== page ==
The Avett Brothers | 09.29.12

avett sqThe band filled the space between us with their push/pull of buoyant, frenetic numbers balanced with heavy, juicy-sweet ballads.

The Fox Theatre, St. Louis

The ornate beauty of The Fabulous Fox made a gorgeous backdrop for the Avett Brothers, and if I had to see them for the first time in a larger size venue, I am glad it was there. I was fairly far back in Orchestra Y, but within just a few songs, the band had closed that gap and filled the space between us with their push/pull of buoyant, frenetic numbers balanced with heavy, juicy-sweet ballads. I am certain that they understand fully that it’s a lot of space to fill and a tall task to make their show feel as intimate as if they were playing at a bar. At one point, Seth joked, “We should all just meet up at Off Broadway after this.”

I’ve read that their set lists are ever changing, and even they sometimes don’t choose what they’ll be playing until the night of the show. Hot damn, did they ever craft a doozy for us in St. Louis. I can’t see how any fan could be disappointed. Well, okay, I say that and realize that, for me, if they’d maybe added in “Ballad of Love and Hate” it could have transcended into absolute nirvana. However I was over the moon with the inclusion of “If It’s the Beaches,” as it is my tippy-top favorite of theirs. I am sure every fan could think of another song and another song and then one more they’d have loved to hear, as well, but seriously, with this set list, it would’ve been like the third cherry on top.

It was the center portion of the night’s performance that truly sparkled and shone. It really kicked into high gear with the song “Distraction #74,” which Seth explained was “about making the same mistake over and over and over.” It’s a solid example of their ability to blend bluegrass, punk, and even Vaudevillian qualities into just one song. The Avetts are just so much stinkin’ fun to watch, especially when they volley back and forth like a high speed game of badminton. After that was the immensely popular “January Wedding,” which became a big sing-along. Then came “Paranoia,” which became a big hop-up-and-down-along. These guys truly understand what their audience desires. As I said before the show started, I was ready for them to rock my face off, break my heart a little, and then build me back up again. They did not disappoint.

There were some points in the night where being in a seated venue felt too constricted. Obviously, everyone was standing from the get-go, but at points, like at the end of “Laundry Room,” all anybody wanted to do was have a knee-slappin’, hand clappin’, foot stompin’ hoe-down in the aisles. Could somebody please get to work on inventing retractable seating?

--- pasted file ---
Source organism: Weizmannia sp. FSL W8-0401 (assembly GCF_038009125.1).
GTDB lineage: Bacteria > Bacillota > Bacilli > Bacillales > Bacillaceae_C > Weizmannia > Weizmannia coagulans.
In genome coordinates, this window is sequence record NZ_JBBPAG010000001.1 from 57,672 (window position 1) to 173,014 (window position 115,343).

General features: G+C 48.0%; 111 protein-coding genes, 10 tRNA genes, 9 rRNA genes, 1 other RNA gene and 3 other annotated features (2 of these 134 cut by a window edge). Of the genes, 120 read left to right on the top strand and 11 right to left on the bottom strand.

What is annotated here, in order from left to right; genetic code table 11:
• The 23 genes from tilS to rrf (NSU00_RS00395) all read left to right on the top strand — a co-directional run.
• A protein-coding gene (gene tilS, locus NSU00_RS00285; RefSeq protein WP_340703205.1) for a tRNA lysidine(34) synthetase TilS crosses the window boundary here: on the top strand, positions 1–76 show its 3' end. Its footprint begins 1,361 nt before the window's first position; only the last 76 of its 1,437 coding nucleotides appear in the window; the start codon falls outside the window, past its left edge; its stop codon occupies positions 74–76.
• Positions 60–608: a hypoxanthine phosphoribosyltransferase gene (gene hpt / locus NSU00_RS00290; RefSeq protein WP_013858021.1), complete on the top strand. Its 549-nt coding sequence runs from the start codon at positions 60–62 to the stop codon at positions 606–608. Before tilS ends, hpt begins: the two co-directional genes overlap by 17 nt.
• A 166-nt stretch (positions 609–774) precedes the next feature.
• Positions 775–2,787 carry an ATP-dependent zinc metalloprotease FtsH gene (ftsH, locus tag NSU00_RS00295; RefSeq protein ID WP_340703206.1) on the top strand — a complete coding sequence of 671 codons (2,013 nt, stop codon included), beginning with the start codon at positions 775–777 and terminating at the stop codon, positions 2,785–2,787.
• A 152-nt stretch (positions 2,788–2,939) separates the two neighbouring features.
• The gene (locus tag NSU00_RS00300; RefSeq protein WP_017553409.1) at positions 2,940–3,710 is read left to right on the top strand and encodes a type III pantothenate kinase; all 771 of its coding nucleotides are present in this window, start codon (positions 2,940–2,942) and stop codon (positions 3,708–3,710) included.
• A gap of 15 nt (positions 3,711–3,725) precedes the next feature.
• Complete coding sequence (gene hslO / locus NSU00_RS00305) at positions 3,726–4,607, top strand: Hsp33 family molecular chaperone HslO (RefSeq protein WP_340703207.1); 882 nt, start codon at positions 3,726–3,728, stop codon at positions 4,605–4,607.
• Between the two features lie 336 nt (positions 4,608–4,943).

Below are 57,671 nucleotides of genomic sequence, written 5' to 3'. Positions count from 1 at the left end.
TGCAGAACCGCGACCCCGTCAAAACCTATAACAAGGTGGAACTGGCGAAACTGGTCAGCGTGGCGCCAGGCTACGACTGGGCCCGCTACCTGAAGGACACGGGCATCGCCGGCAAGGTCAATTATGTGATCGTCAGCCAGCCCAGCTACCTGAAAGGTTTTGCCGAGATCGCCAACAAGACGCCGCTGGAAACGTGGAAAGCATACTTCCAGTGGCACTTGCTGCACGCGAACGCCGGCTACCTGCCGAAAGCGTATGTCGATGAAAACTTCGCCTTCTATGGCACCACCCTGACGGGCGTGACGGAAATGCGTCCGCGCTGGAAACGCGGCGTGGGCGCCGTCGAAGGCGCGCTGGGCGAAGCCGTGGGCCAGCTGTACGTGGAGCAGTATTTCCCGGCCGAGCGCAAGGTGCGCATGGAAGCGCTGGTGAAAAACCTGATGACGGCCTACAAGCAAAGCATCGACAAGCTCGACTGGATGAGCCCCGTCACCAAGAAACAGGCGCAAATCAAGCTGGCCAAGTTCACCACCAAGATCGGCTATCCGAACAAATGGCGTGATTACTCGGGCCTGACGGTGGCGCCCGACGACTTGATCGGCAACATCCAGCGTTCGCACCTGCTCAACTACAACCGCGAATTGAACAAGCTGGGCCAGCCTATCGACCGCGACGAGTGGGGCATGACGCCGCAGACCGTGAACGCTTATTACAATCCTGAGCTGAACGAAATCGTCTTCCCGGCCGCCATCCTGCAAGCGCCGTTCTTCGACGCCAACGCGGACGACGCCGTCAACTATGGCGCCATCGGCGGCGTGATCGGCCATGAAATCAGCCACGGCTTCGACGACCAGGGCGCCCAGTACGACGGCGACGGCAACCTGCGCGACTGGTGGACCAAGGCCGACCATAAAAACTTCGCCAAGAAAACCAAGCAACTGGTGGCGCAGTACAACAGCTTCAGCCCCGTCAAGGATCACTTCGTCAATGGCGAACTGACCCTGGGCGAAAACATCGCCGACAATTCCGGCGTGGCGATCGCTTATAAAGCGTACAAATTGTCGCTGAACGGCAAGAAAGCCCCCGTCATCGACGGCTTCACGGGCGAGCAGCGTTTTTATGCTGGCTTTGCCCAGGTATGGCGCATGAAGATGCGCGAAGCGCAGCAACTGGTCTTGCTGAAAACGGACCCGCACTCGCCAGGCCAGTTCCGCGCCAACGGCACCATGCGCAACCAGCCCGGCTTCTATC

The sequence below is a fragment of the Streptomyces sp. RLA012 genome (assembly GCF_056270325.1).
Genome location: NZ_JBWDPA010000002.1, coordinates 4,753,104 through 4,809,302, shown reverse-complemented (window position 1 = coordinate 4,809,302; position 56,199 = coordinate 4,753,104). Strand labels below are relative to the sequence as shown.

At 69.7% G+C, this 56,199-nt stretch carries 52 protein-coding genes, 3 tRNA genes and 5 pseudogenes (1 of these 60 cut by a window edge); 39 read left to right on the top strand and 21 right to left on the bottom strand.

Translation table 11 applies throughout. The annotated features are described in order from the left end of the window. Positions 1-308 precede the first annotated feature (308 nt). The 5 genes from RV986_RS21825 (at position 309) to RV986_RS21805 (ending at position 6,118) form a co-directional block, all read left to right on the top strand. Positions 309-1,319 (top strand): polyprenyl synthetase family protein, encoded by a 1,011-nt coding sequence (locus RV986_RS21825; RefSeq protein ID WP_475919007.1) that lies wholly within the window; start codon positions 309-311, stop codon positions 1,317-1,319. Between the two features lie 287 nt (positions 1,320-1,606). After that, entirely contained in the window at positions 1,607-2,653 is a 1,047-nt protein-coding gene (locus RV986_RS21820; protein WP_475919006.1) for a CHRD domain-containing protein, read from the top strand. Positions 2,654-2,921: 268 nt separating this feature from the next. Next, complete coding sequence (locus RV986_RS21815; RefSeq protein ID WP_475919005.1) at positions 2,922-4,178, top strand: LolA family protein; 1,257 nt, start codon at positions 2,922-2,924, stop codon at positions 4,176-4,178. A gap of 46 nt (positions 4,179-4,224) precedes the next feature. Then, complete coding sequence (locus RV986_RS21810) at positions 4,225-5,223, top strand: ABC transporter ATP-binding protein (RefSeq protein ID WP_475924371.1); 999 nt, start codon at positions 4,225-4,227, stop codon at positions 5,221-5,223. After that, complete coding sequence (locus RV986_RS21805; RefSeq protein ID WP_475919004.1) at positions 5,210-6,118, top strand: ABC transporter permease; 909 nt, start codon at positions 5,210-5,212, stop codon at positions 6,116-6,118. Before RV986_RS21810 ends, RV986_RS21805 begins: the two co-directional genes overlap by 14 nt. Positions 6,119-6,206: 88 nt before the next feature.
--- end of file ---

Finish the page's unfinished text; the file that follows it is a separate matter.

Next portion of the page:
I think one of the standout songs of the evening was when the stage went black with just a single light beaming down on the two brothers as they sang alone to “Murder in the City.” If you were there and did not have goosebumps at that moment, then I question your humanity. A little later they had another one of those moments with Scott at the piano for “Perfect Space,” a song that I think epitomizes why it’s so important to see this band in concert. It all lives in their phrasing. I mean, “Perfect Space” is a touching, lovely song just to hear on the album, but hearing it, and so many other songs of theirs, performed live takes them to a whole other level.

Their strength as performers lies in their masterful phrasing. The Avetts are storytellers—or, better yet, storycrafters. I’m not about to get into one of those tiresome “which brother” conversations, but I do have to say that, for me, Scott’s phrasing is especially impactful. Case in point, the tender and achingly lovely “Hand Me Down Tune,” where he makes the most interesting vocal choices, and at moments takes on the exact same tone as Joe Kwon’s cello that accompanies him, so it is as if he has merged with the instrument itself. That song has frayed edges. You can’t see them with your eyes; he paints them with his voice.

The backdrop for all of these stories was a great fit. Obviously, The Fox is a feather in the cap of our city, but I am also speaking about the scenery behind the band. At the start, it was a large panel of orange-red rays, and as they started into “Live and Die” off their new LP, The Carpenter, the rays lifted to reveal a panel of abstracted roses on a bed of blue waves or clouds. Depending on the lighting of the moment and in concert with the song of the moment, sometimes it looked soft and faded, and at other times the lines stood out sharply, the colors vibrant.

I love it when musical artists understand how the visual walks so beautifully, hand in hand, with the aural. While the backdrop I just mentioned was a bright and lovely partner to most of their set, there were moments when the best accompaniment visually was just negative space with a spotlight on the performers.

For their encore, the whole band gathered in a tight circle—more of a heart, really, because of how they were spaced height-wise, and where the light fell upon them against the contrast of a pitch black stage. It reminded me of a great Baroque painting: The interplay of light and shadow, the drama of the moment, the focus on just the pure fellowship and spirituality of playing music together. It was simple and so very lovely. | Janet Rhoads

AVETT BROTHERS, 2006. Photos: Todd Owyoung

 

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